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Are FDA Panel Votes on Psych Drugs Tainted by Speakers’ COIs?

Are FDA Panel Votes on Psych Drugs Tainted by Speakers’ COIs?


Members of the public who receive travel and other expenses from pharmaceutical study sponsors to attend US Food and Drug Administration (FDA) advisory panel meetings and provide testimony about the efficacy of a new psychiatric drug are highly likely to deliver a positive opinion, new research shows.

Such individuals, investigators say, have the potential to skew outcomes of FDA advisory panel votes, potentially leading to psychiatric drug approvals that are not exclusively based on objective scientific evidence.

“The implications of these findings are concerning since COIs have the potential to skew public speakers’ testimonies at these meetings and persuade committee members to look beyond the evidence and approve a drug through the acquisition of non–evidence-based information,” study investigator William Roberts, a medical student at Oklahoma State University (OSU) College of Osteopathic Medicine in Tulsa, told Medscape Medical News.

The study was published online February 4 in BMJ Evidence-Based Medicine.

First Look at Psychiatry Drugs

The Psychopharmacologic Drug Advisory Committee (PDAC) is one of 33 FDA advisory committees responsible for reviewing safety and efficacy data for human and investigational psychiatric drugs and make recommendations for or against FDA approval.

Prior to providing testimony, speakers are asked about potential COIs, but not required to publicly disclose them at the meeting.

Although previous research has shown a relationship between the COIs of these public speakers and their likelihood of providing positive testimony, little is known about their effect in the field of psychiatry.

To learn more, the researchers analyzed the transcripts from 14 meetings of the PDAC between April 2009 and March 2019. Over the 10-year period, there were 145 public speakers. About one quarter were from the general public, 20% from nonprofit organizations, 17% of speakers were patients, 14% industry representatives, 12% representatives from medical organizations, 10% were friends or relatives of the patient, and less than 1% were patient advocates.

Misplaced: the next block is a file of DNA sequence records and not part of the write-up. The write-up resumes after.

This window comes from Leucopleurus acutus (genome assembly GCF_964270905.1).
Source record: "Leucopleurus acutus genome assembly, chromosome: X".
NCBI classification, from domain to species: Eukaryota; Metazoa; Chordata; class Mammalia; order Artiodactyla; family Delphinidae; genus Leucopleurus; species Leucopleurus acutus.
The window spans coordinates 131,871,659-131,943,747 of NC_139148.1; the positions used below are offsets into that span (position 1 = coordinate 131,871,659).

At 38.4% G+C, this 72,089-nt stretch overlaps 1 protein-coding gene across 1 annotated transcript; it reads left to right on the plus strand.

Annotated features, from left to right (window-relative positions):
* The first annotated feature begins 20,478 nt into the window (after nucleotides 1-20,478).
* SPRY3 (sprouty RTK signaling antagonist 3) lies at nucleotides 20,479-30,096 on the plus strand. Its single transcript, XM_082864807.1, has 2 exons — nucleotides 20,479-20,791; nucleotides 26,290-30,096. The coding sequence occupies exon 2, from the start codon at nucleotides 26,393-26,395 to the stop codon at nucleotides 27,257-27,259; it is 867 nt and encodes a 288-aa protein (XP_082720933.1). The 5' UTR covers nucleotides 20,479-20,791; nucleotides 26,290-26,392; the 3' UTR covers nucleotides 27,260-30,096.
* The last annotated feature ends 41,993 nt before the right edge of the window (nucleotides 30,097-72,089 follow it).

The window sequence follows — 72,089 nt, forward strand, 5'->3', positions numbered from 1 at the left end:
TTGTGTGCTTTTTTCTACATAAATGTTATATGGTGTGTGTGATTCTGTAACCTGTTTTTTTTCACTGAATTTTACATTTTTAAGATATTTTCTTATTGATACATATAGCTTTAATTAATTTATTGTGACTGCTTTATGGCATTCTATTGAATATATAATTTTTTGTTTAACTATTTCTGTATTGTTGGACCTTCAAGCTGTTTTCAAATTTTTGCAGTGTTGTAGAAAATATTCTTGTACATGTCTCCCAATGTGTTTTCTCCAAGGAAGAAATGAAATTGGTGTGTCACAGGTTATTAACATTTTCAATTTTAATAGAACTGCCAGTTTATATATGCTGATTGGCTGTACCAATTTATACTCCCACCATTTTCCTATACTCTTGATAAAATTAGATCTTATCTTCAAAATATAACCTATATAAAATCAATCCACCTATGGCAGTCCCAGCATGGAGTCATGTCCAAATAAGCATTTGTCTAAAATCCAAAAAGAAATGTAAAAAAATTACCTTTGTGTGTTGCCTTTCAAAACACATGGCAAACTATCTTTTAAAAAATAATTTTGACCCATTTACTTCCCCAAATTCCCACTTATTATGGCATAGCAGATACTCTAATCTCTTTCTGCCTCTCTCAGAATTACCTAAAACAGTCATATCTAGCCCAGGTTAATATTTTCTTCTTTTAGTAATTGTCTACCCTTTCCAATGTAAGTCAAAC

Nearly half (49%) of the speakers made a positive statement about the drug under review, 23% made a negative statement, and 28% made a neutral statement.

About 36% of these public speakers reported a COI, 48% reported no COIs, and 16.5% didn’t mention COIs at all. Most COI disclosures were related to travel expenses or the speakers were paid consultants by the pharmaceutical company.

Among those speakers who disclosed a COI, 82% provided a positive statement on the drug. Among the speakers who either did not reveal a COI or did not mention a COI, 32% provided a positive statement.

Speakers who had previously or were currently taking the drug in question provided a positive statement in 11 of 12 (92%) instances and speakers who had the condition in question provided a positive statement in 16 of 29 (55%) instances.

“Guise of Neutrality”

“This study confirms what we’ve seen in the context of many other FDA advisory committee meetings, which is that a substantial number of public speakers have financial ties to the product sponsor and that, unsurprisingly, these speakers are likely to support product approval,” Matthew McCoy, PhD, Department of Medical Ethics and Health Policy, University of Pennsylvania Perelman School of Medicine, Philadelphia, told Medscape Medical News.

“In principle,” said McCoy, who was not involved with the study, “public comment periods have the potential to enhance deliberations by providing patient and other perspectives that aren’t represented on the advisory committee. These findings are concerning because they provide further evidence that public comment periods are actually being leveraged to reinforce the sponsor’s message under the guise of neutrality suggested by the word ‘public.’ “

The investigators recommend that pharmaceutical companies not be allowed to handpick the patients they want to speak during open public hearings, but rather random video diaries from patients involved in the drug’s clinical trial phases be played at these hearings instead to promote transparency and validity of the approval process.

“Essentially,” said Roberts, “patients involved in the drug’s clinical trials would be required to record video updates regarding their experience and viewpoint of the drug throughout the clinical trial phase. A random selection of these video diaries [not picked by the pharmaceutical company] would be played for the panel during committee meetings to provide an accurate representation of the patient testimonies.

“This implemented process may help ensure non-emotionally charged testimonies are presented to the committee and potentially reduce the risk of bias regarding the approval of psychiatric drugs,” Roberts said.

The authors also suggest limiting the number of public speakers who have COIs — or prohibiting their testimony altogether.

The study had no specific funding. Roberts and McCoy have disclosed no relevant financial relationships.

BMJ Evid Based Med. Published online February 4, 2020. Abstract

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